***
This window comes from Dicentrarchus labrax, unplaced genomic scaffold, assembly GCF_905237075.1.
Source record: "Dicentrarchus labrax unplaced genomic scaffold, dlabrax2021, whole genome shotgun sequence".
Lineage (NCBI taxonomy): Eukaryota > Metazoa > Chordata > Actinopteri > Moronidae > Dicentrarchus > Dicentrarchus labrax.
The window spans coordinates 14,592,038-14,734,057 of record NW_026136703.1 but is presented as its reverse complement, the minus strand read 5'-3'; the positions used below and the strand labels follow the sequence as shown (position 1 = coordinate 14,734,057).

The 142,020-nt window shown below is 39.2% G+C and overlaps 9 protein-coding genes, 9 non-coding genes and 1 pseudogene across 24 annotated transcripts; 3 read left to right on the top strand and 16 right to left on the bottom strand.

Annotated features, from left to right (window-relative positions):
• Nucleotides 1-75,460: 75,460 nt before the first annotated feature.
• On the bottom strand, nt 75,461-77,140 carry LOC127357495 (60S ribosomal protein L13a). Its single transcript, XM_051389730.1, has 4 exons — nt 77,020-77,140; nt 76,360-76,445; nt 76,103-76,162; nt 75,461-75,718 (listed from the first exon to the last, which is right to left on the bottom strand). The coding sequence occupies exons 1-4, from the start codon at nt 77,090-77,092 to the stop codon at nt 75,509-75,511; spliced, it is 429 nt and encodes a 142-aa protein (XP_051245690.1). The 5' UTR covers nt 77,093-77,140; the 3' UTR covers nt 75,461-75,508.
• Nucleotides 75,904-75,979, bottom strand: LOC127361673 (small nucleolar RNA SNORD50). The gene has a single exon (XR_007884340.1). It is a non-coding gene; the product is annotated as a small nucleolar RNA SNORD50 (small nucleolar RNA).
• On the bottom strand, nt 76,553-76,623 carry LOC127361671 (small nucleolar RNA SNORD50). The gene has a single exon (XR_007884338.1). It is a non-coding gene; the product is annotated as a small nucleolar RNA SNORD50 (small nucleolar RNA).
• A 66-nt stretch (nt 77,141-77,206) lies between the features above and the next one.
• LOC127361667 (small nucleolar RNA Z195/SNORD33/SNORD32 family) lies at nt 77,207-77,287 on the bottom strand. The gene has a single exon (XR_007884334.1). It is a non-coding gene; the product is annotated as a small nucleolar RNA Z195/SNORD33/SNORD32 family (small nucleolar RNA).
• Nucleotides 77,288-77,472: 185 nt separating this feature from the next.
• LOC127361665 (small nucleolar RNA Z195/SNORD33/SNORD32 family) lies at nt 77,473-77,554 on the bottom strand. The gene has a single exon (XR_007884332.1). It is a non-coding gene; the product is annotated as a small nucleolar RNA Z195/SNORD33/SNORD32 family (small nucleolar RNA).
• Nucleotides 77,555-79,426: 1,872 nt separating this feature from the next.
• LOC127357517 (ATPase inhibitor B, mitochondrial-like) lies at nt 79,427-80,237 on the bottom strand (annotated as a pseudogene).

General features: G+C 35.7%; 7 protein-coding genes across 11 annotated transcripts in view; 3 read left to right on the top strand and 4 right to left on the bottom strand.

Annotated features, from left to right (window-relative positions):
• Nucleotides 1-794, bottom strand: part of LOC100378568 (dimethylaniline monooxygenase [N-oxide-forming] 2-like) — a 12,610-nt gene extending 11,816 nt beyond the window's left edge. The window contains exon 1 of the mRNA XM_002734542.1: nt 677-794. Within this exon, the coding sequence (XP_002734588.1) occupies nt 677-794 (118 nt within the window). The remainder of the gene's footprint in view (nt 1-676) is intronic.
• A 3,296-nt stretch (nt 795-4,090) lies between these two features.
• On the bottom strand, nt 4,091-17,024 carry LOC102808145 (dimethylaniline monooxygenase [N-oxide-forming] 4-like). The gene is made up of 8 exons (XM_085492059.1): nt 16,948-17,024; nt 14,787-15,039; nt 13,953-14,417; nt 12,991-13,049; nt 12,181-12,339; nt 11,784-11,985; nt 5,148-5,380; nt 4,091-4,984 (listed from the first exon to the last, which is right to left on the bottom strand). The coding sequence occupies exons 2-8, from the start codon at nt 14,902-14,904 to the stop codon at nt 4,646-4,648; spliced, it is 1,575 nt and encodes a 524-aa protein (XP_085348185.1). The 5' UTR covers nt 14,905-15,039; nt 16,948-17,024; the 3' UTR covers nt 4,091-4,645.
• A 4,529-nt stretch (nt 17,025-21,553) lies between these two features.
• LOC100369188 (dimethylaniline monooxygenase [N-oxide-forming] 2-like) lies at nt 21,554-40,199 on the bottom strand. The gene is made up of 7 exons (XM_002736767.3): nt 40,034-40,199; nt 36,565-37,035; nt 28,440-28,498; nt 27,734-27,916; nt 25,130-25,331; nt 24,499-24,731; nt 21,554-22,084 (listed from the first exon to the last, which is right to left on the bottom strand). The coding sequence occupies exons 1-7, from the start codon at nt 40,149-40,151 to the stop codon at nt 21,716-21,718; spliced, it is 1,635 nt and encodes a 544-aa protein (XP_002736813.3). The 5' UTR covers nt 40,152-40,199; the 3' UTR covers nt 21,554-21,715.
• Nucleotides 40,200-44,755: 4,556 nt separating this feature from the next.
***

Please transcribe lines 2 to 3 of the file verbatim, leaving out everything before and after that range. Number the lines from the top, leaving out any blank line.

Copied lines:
Source record: "Dicentrarchus labrax unplaced genomic scaffold, dlabrax2021, whole genome shotgun sequence".
Lineage (NCBI taxonomy): Eukaryota > Metazoa > Chordata > Actinopteri > Moronidae > Dicentrarchus > Dicentrarchus labrax.